First Friday Art Walk in Downtown: A Somewhat Soggy Disappointment
As the organizers at the helm of International Fine Art Expositions, the Lesters were the minds behind Art Miami (which they sold long ago) and successful art fairs from Hong Kong to Dallas. And while their newest art event, First Friday Art Walk, has the potential to supersede Second Saturdays in Wynwood or the Coconut Grove Arts Festival as the city's biggest and best local art fair, that was not the case this Friday.
- First Friday Art Walk Guide: All the Culture on Display at Downtown's Inaugural Event
- Downtown Miami's New First Friday Art Walk: Free Culture by Land and by Sea
For one, after weeks and weeks of almost perfectly cool, dry days, the First Friday Art Walk was accompanied by hours of waxing and waning downpours and drizzles, the bane of any South Florida foot-bound festival's existence. With some of the galleries hosting events only until the early evening, there were entire collections that might as well not even have existed to the finicky average Miami pedestrian, who fears the horrid prospect of melting in the rain and holds firm in his safe, dry abode.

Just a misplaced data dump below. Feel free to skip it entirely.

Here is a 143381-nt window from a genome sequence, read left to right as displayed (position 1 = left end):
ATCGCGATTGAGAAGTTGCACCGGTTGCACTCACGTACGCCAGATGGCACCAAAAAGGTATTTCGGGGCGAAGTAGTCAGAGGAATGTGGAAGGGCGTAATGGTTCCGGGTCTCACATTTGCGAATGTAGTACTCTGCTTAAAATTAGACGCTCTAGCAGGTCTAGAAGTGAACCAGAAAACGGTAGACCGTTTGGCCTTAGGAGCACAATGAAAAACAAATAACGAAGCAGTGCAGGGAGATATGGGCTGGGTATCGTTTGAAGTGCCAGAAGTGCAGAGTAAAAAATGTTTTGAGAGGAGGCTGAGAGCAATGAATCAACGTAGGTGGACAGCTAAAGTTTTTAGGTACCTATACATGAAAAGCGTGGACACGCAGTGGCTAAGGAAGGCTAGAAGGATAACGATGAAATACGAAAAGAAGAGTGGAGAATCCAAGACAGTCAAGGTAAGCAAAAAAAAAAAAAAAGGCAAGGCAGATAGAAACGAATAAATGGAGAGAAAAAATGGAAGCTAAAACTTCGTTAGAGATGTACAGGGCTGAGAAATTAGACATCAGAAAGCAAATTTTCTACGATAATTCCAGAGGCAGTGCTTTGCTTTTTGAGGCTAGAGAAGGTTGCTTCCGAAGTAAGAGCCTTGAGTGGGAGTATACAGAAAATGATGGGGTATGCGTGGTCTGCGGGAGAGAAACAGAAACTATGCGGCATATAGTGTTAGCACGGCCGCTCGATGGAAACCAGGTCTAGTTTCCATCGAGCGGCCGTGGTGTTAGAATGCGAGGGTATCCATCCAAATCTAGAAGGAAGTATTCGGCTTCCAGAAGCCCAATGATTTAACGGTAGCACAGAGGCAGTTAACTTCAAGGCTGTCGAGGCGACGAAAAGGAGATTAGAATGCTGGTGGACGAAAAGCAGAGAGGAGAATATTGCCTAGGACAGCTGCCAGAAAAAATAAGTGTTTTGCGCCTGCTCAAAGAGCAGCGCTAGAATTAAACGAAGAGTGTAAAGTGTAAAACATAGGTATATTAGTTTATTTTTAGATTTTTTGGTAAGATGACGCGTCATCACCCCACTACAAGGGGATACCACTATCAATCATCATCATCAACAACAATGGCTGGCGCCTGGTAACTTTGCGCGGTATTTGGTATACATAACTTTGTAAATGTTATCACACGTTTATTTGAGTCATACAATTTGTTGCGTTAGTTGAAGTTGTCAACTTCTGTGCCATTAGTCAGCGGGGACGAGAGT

Another problem that First Friday faced was the fact that it wasn't quite an art "walk." Whereas Wynwood's monthly fair features galleries that stand door-to-door down one main drag of less than a mile, the downtown iteration spread 13 galleries over 21 blocks from NE 18th Street to SE Third Street, and from Biscayne Bay all the way to NW First Avenue. The locales of the individual exhibits were specifically chosen so that all the venues were within two blocks of the trolley or the Metromover. But still, First Friday organizers, you must know your audience.
Miamians have a firm, visceral distaste for the local public transit system, with its pathetically anemic infrastructure and its unerring general ineptitude for running on time. So the idea of spending one's Friday night waiting on the still-alien novelty trolleys rather than simply strolling a couple of doors over to the next gallery or wandering 40 feet to a lot full of taco trucks elicits a less than overjoyed and overenthusiastic response from most denizens. That response was well illustrated by the downtown sidewalks, which were about as empty as you could picture them on a soggy Friday night.